Pi Zero as a HID \ USB Device (P4wnP1 A.L.A.O)

Human Interface Devices (HID) aka your Keyboard and Mouse are explicitly trusted by the OS, why not, whats the worse that can happen....what about typing out a script at 1000 words per minute, then mounting as a USB storage device and downloading your documents in as little as 2 minutes or worse. This is exactly what will be covered using a Pi Zero and P4wnP1 alao by Rogan Dawes.

Here's the link  to download the pi zero image based on Kali and what features alao is capable of. 

Aloa isn't capable of performing 'LockPicker', this was possible in the previous version. Lockpicker uses Responder to capture the users password hash, hand it off to John and crack the password, finally using the keyboard to type in the password to the logon screen. The hardware is a Pi Zero, seriously, in reality only the weakest pre-known passwords would fall.

 

The following will be required:

Hardware:

Pi Zero W (wireless) from thepiehut.com for £9.30.

MakerHawk Raspberry Pi Zero W USB-A Add-on Board with case from Amazon for £7.00. (optional)

SanDisk Ultra 32 GB microSDHC Memory Card from Amazon for £5.99 - 16Gb will suffice.

Downloads:

P4wnP1 alao image (here).

Winrar for uncompressing the .zip or xz file (here).

Win32 Disk Imager to transfer the .img to the Micro-SD (here).

Download aloa and extract the .img using Winrar.

With Administrative rights open 'Win32 Disk Imager' and browse to the 'kali-linux-v0.1.1-beta-rpi0w-nexmon-p4wnp1-aloa.img'.

Insert the Micro-SD card in to the client and select the correct device.

Click 'Write'.

'OK' the success message.

The 'Format Disk' nag box will appear, click 'Cancel'

Remove Micro-SD and insert it in to the Pi Zero.

The 2 micro USB ports offer different behaviors and IP's.

The port labelled 'Power' should be whilst configuring aloa. It wont present itself as a USB HID device and scripts wont execute. The admin page is served via the wifi is at http://172.24.0.1:8000.

The port labelled 'USB Hub' acts as the HID device and is to be used when pillaging. Its possible to access the admin page via http://172.16.0.1:8000 its presented to the client as an active network device, no need to connect to the wifi.

20210218_061636_edited.jpg

'Power the Pi Zero and wait for 30 seconds. 

The wifi SSID is pretty obvious, connect with the password of 'MaMe82-P4wnP1'.

Warning: Every time connecting to the SSID from my slightly tweaked client (aka hardened to within an inch of its life) the client would BSOD with a security exception.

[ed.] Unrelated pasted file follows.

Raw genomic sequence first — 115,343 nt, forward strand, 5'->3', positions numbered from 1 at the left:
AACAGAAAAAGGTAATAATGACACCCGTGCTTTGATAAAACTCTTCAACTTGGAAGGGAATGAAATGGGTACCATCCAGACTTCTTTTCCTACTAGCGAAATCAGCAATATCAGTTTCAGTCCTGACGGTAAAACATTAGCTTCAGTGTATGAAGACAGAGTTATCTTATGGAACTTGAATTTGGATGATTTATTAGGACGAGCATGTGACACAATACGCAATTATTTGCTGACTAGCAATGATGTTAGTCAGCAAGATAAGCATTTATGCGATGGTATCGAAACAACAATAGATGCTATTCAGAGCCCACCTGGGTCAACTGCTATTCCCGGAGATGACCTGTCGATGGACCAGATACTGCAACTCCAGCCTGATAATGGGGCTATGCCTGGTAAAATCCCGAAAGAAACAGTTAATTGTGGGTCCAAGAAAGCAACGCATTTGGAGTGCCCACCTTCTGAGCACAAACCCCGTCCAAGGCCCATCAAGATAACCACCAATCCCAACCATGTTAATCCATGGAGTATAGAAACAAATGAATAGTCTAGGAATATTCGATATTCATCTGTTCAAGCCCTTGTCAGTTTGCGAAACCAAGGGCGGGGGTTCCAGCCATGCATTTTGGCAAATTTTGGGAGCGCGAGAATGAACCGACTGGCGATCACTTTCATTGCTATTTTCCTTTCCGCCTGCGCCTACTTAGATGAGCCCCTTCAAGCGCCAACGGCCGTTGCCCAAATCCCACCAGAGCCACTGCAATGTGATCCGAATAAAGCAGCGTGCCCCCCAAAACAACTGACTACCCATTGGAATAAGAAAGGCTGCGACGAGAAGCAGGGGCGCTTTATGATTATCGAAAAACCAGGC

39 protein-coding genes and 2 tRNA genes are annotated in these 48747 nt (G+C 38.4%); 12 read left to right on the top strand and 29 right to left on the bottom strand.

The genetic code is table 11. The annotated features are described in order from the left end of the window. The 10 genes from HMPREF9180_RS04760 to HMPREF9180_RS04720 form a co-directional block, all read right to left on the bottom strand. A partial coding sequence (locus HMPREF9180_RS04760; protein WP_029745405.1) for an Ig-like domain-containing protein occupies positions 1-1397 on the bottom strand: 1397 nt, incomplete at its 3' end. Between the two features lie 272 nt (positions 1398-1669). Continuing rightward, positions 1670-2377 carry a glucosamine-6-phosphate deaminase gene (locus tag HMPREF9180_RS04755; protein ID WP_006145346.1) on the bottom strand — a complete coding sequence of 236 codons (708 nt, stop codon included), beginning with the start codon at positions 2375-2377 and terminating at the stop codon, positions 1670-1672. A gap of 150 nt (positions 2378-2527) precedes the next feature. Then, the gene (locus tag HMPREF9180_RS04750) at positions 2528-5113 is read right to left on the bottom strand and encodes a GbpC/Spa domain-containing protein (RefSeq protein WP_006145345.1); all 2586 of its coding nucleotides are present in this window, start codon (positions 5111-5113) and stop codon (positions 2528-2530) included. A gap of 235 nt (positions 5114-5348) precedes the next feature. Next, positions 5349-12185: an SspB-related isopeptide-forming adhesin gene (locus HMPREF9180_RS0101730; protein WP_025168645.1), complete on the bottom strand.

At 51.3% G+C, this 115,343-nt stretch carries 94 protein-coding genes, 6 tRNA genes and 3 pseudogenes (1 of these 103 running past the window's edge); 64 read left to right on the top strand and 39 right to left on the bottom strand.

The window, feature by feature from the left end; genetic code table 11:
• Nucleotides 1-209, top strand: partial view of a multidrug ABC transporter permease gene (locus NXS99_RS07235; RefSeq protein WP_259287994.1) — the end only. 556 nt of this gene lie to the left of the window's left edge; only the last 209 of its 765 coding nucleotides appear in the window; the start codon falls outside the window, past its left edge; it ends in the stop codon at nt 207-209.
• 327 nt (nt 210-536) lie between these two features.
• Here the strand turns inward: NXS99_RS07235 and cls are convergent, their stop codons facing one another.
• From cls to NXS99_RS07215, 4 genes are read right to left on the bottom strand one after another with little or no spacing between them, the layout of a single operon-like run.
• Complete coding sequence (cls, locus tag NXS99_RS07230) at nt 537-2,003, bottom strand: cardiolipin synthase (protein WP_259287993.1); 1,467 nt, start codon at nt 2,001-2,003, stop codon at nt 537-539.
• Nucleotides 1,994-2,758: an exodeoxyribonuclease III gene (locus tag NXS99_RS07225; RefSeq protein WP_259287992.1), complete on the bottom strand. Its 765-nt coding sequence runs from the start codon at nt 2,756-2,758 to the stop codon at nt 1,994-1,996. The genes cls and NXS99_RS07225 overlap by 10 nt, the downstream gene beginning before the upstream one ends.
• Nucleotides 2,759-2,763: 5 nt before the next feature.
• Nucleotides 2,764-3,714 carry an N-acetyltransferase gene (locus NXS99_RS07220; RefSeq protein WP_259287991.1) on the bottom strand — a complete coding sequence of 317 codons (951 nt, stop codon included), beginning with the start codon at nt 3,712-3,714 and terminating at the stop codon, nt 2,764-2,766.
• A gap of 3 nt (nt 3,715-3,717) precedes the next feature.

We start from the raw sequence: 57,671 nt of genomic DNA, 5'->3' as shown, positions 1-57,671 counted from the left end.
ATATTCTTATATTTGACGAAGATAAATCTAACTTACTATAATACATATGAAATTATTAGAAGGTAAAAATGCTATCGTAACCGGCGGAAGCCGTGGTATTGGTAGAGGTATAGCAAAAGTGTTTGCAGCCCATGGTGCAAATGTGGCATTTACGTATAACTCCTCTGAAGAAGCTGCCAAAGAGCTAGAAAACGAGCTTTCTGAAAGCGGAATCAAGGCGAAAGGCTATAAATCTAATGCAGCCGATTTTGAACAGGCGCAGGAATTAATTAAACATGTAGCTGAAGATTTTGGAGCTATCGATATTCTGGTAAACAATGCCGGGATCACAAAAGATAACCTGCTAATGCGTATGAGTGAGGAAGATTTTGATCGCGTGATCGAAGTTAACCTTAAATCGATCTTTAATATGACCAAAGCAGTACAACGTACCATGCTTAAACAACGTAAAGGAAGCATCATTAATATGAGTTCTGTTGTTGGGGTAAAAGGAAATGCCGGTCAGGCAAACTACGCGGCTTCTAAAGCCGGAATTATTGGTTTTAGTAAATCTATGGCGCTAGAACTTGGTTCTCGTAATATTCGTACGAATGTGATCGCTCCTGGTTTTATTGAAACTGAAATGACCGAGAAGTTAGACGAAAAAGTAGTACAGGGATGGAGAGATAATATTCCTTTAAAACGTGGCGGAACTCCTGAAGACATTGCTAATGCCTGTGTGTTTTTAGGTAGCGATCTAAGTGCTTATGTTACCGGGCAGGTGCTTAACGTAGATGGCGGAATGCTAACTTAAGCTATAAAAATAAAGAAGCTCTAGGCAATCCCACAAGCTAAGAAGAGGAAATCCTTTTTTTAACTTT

Open your preferred browser, but not IE, it's rubbish, so Chrome or Edge.

Connect to 'http://172.24.0.1:8000/'​.

Clear and concise instructions on how the admin page applies configurations is more miss then hit, so here's the basics on updating the WIFI SSID and adding a HID scripts. 

DEPLOY - Run the current configuration live as in 'now'.

DEPLOY STORED - Load and Run a previously saved configuration.

RESET - Reverse any changes back to the current template.

STORE - Save the current settings for later use.

LOAD STORED - List any stored configurations.

Pretty easy so far......each action links back to the 'TriggerActions Template' and  'Master Template'. Any changes are required to be saved to a Master Template and selected to run at startup.

 

Now a quick run through of deploying a HID script followed by more detailed explanations.

  • Click on 'HID Script' and add some actions for the keyboard.

  • DEPLOY > Test the keyboard actions.

  • STORE > name something meaningful 'HID Script 1'.

  • Click on 'Trigger Actions' and create a new trigger action referencing 'HID Script 1'.

  • STORE > name the action trigger 'HID Trigger 1'.

  • Click on 'Generic Settings' and add 'HID Trigger 1' to 'TriggerActions Template'.

  • STORE > Saving as 'HID Template 1'.

  • Select 'HID Template 1' on the 'Startup Master Template'. 

Now the process of updating and storing configuration is understood we can proceed with the changes without them being undone or reverted at every reboot.

To update the Wifi SSID, navigate to the 'Wifi Settings'.

Update the 'SSID' to something not so obvious and add a new 'Pre shared key'. 

Click on 'STORE' to save.

Name the new config and click 'STORE'

Navigate to 'Generic Settings'

Select the new config from the 'Wifi Template'.

Click on 'STORE' to save the change.

Name the new template and 'STORE'.

Under 'Startup Settings' change the 'Startup Master Template' to 'hs_template' and 'OK'.

If you wish to test click on 'DEPLOY', check your wifi and reconnect to the new SSID 'hostspot' with the new password.